A priest from Herefordshire has become one of the first Anglican chaplains to serve the Diocese in Europe’s Camino Chaplaincy, in Santiago de Compostela, the destination of the pilgrimage route that was recently highlighted in the BBC TV programme, Pilgrimage: The Road to Santiago.
Over 300,000 people walk all or part of the different Caminos (ways) each year. Father Bob Bates is one of a team of Chaplains, both female and male, offering pastoral care and worship to pilgrims as they arrive in the city and it is hoped to extend this care in due course to pilgrims prior to arrival, and as they walk their chosen route.
The Roman Catholic Cathedral offers a Mass in English, among other languages, each weekday and Saturday, but the Camino Chaplaincy can now offer services using Church of England liturgy, close to the city centre, to Anglicans and others who might wish to come.
The chaplains will probably stay for perhaps two or three weeks at a time and must be ordained, must have walked 100Km of the Camino (or cycled 200Km), and must have appropriate approvals from the Diocese in Europe. Lay people may have a supporting role to play.
Speaking before he left on his first trip out, Bob described the idea behind the chaplaincy service:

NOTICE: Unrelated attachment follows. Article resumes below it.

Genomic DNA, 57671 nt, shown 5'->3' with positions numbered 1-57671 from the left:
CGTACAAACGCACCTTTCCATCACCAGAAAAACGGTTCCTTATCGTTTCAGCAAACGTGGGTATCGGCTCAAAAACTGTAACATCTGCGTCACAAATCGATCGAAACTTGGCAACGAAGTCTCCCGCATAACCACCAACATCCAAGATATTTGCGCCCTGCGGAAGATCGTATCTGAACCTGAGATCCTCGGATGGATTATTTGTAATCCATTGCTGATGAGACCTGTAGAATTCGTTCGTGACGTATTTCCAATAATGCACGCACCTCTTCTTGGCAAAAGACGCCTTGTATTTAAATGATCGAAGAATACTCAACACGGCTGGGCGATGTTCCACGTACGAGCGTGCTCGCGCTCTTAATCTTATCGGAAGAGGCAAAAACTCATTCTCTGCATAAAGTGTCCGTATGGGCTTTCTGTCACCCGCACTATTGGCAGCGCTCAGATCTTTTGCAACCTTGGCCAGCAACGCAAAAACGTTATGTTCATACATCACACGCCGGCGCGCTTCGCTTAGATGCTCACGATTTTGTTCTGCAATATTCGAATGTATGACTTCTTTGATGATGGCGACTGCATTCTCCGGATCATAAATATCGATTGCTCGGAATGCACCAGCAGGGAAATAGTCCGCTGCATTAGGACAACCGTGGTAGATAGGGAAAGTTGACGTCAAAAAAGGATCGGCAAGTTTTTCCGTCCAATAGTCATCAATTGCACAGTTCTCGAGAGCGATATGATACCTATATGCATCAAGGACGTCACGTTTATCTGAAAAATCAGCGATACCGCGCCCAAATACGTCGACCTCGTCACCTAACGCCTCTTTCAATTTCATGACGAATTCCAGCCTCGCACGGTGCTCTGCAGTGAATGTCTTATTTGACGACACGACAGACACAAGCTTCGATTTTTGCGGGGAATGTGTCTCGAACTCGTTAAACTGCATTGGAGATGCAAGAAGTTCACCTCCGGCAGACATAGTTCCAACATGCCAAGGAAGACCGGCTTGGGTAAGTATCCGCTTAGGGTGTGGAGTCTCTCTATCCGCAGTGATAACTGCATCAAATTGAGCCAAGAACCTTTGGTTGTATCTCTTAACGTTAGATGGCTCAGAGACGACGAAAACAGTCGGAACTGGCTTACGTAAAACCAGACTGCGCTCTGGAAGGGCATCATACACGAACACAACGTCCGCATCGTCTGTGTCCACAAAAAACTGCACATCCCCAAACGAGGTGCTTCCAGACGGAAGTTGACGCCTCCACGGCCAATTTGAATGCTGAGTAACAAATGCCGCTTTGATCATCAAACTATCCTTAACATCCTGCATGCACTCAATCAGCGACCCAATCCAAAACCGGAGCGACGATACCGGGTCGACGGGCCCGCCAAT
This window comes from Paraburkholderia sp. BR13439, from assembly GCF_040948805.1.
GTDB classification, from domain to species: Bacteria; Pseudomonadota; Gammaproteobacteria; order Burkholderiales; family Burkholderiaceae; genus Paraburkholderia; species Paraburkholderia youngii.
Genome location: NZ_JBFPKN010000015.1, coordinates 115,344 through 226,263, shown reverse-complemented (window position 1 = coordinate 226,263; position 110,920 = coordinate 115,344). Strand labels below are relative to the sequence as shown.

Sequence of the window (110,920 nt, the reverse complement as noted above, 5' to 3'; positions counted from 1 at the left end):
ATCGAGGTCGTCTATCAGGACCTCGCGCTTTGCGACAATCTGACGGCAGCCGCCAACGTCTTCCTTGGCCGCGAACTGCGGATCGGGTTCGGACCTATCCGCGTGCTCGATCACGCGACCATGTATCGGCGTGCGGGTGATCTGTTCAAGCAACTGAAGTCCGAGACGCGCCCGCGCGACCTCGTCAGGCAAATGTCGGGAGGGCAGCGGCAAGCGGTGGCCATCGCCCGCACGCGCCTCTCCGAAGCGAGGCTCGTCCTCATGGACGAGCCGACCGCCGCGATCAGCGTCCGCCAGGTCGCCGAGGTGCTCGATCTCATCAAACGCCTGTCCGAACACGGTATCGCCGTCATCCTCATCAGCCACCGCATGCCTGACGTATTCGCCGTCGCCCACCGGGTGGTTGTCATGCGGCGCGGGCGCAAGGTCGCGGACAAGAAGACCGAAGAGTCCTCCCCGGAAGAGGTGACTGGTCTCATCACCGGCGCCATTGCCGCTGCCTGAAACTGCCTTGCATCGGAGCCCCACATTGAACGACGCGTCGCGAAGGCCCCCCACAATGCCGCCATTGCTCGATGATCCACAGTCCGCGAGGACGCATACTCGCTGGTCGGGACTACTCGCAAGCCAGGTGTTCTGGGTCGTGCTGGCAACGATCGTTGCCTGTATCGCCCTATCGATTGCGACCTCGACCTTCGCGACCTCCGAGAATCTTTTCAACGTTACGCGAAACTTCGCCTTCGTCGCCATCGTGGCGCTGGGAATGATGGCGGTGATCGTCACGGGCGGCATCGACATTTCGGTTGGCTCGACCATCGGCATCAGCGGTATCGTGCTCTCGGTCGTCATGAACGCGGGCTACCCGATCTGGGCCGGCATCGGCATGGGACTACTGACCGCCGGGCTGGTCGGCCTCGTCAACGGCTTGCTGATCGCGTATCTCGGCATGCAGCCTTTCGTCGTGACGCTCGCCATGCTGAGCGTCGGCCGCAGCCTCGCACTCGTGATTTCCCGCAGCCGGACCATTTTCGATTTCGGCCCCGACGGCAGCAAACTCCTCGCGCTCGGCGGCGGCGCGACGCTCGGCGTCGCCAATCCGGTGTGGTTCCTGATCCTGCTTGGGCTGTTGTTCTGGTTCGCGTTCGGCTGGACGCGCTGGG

“There are many non-Roman Catholic pilgrims on the Camino who do not have the opportunity to celebrate their journey’s end with Holy Communion, or to share their experience in a prayerful way, but there are insufficient qualifying residents in the city to establish a traditional Chaplaincy, so with a congregation that is passing through, we are looking to do something new.”
“The initial idea is that we will be able to offer Holy Communion on Sundays, and in the week, to anyone who wants to come, and also a listening ear for English- speaking people who want to share their experience at a weekday Open-House held at Egeria House.”
There are many different Camino routes. The most popular of these, the Camino Francés, stretches over 500 miles, from St Jean Pied de Port in France to the Cathedral in Santiago.
“It is possible that as well as spending time in the city, Chaplains might get out onto the Camino to join some of the pilgrims, greeting them and helping them to share what God is doing for them on the final stage of their walk.”
”Unlike a more regular chaplaincy with a fixed place, the chaplains, are ministering to people who are on the move, who may want to share things as they go.”
“Santiago is one of those places that people talk about – where heaven is very close, and this idea is stretched along the Camino as the pilgrim senses the spirits of those millions who have walked the same journey over the past centuries.”
“I would ask people to pray for us and I hope that people who have done the Camino will come to know that people are doing something to minister to the pilgrims who like them have walked the walk.”
The Camino Chaplaincy is entirely self-financing and kept alive by the hard work of volunteers and the donations of former and current pilgrims. For more information and up to date info see: